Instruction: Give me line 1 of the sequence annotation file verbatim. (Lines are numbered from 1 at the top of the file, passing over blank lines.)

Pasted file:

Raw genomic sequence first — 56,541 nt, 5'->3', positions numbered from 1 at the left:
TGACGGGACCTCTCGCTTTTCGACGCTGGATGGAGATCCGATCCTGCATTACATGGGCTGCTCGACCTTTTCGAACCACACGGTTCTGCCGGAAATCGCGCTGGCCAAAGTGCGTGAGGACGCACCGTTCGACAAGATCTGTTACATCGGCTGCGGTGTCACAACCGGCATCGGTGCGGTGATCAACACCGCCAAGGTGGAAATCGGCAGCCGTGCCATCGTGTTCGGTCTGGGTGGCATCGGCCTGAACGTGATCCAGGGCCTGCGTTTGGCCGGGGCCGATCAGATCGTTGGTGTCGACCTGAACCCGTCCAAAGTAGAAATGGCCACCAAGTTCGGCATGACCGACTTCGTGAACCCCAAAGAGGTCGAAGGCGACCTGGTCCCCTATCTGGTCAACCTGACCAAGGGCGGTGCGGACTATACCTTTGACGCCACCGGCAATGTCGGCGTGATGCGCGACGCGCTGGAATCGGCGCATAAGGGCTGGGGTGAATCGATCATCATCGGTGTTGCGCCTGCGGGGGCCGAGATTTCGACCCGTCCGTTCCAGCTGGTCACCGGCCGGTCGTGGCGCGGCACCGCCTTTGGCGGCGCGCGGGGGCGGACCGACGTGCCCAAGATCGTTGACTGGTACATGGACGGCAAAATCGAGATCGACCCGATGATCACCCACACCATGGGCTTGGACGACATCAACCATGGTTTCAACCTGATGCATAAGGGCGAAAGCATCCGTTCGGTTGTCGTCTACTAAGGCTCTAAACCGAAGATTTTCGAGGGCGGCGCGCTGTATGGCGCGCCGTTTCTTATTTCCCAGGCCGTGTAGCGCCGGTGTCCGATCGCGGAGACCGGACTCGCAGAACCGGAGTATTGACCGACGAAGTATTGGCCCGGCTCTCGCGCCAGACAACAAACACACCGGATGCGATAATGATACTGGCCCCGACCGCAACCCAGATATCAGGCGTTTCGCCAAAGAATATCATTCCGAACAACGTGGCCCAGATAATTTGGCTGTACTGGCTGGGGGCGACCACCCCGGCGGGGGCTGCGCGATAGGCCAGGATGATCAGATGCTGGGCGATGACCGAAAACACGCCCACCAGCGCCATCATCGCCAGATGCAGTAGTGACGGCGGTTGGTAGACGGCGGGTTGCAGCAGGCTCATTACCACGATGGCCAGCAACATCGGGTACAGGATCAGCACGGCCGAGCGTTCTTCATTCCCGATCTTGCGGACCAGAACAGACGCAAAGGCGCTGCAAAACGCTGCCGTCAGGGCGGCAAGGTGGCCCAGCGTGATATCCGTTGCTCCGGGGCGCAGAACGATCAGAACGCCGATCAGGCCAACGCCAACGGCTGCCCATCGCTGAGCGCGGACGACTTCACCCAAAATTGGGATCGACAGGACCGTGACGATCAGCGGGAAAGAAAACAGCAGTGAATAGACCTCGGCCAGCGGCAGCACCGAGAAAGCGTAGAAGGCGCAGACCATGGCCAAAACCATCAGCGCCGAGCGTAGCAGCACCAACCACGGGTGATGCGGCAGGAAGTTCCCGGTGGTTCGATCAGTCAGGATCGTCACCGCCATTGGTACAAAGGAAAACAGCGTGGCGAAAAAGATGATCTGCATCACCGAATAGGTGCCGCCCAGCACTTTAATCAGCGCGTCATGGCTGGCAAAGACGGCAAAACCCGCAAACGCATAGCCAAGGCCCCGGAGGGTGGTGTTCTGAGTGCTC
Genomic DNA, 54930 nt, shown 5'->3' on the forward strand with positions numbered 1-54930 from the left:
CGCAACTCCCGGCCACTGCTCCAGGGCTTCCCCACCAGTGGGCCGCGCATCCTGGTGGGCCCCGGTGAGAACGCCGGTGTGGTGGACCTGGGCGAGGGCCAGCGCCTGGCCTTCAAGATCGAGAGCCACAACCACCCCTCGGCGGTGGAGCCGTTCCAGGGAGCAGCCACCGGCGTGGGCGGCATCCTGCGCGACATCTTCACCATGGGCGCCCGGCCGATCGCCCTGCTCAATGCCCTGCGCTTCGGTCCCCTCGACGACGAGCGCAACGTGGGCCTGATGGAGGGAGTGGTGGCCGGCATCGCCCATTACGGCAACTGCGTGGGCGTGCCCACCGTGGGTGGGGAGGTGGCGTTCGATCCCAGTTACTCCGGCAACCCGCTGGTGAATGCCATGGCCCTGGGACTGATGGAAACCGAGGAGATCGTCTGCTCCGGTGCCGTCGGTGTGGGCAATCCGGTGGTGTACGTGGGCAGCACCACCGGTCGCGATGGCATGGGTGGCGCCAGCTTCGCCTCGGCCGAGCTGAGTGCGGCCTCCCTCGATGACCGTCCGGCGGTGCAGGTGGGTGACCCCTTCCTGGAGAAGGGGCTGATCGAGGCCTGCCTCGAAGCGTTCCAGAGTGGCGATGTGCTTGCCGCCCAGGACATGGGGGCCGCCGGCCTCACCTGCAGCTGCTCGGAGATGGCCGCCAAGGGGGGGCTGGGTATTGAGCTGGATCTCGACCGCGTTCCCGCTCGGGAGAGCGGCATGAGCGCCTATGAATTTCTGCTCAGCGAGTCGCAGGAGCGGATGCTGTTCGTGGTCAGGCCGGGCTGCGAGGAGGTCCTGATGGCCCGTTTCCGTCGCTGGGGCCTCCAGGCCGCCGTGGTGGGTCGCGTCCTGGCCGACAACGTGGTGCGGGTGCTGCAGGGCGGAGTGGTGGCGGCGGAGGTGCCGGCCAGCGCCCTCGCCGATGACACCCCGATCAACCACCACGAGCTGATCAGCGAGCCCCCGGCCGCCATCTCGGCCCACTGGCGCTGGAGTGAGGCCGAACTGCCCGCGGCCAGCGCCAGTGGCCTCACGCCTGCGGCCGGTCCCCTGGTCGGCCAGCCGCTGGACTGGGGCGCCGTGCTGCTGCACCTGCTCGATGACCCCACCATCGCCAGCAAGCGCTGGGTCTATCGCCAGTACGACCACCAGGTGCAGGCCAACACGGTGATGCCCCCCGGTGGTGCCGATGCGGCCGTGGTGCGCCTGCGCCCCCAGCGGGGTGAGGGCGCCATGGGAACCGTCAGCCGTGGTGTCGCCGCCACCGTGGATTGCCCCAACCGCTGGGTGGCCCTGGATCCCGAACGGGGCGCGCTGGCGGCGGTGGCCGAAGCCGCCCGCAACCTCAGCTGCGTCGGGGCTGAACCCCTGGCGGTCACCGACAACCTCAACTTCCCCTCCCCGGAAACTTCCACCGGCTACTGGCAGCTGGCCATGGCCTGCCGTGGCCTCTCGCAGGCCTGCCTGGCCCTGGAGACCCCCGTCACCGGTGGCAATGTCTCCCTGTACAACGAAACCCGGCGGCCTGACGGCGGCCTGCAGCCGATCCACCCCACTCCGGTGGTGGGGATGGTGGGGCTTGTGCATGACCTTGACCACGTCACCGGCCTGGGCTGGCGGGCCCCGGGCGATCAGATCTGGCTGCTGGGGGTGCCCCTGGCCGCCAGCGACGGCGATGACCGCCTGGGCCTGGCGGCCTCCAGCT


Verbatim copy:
Raw genomic sequence first — 56,541 nt, 5'->3', positions numbered from 1 at the left: